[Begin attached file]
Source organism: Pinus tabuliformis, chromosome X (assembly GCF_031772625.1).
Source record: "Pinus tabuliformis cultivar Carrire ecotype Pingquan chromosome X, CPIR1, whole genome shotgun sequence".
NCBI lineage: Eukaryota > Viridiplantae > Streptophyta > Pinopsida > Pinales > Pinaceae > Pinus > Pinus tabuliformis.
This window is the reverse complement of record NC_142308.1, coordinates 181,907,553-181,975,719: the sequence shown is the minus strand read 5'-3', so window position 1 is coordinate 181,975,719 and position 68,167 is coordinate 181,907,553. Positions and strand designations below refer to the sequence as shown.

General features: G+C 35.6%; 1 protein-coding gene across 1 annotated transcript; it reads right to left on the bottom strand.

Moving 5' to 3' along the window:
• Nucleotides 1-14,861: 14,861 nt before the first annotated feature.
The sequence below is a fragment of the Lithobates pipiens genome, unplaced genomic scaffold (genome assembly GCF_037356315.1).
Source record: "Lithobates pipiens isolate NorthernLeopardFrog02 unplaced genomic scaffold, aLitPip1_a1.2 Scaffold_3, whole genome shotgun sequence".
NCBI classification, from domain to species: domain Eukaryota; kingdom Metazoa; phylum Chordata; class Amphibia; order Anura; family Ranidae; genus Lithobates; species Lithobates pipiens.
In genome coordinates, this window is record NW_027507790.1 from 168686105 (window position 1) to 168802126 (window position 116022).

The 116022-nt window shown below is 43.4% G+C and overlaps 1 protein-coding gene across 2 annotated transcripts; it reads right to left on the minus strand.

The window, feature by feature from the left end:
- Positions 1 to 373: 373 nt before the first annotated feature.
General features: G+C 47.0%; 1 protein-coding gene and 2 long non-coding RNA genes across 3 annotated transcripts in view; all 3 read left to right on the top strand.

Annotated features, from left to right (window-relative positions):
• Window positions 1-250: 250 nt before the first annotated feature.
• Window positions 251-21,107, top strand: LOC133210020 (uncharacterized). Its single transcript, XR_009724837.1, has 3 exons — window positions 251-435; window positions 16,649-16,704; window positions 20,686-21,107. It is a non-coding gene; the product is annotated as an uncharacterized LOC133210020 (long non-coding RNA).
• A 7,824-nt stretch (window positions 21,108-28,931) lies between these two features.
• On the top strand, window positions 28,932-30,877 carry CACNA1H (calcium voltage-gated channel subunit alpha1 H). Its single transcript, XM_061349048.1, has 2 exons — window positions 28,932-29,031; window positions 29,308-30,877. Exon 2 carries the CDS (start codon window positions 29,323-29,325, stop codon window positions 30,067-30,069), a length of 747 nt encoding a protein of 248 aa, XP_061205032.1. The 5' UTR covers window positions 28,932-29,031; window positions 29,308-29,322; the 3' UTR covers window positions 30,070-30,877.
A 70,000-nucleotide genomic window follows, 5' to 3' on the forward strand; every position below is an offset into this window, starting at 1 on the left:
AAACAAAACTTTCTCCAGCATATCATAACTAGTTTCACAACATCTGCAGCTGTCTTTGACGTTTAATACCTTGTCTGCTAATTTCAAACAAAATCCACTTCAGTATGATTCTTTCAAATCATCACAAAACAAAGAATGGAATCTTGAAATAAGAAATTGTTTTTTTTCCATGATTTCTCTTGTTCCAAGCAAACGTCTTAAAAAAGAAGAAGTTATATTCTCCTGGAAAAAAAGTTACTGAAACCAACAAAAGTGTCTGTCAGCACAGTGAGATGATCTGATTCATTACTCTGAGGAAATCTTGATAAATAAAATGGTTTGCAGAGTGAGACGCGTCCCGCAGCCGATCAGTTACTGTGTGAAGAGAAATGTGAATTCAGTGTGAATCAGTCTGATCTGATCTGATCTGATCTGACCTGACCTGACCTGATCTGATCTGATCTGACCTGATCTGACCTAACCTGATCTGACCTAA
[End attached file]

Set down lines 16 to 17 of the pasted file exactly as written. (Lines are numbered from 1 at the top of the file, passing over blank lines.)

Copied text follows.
Annotated features, from left to right (window-relative positions):
• Window positions 1-250: 250 nt before the first annotated feature.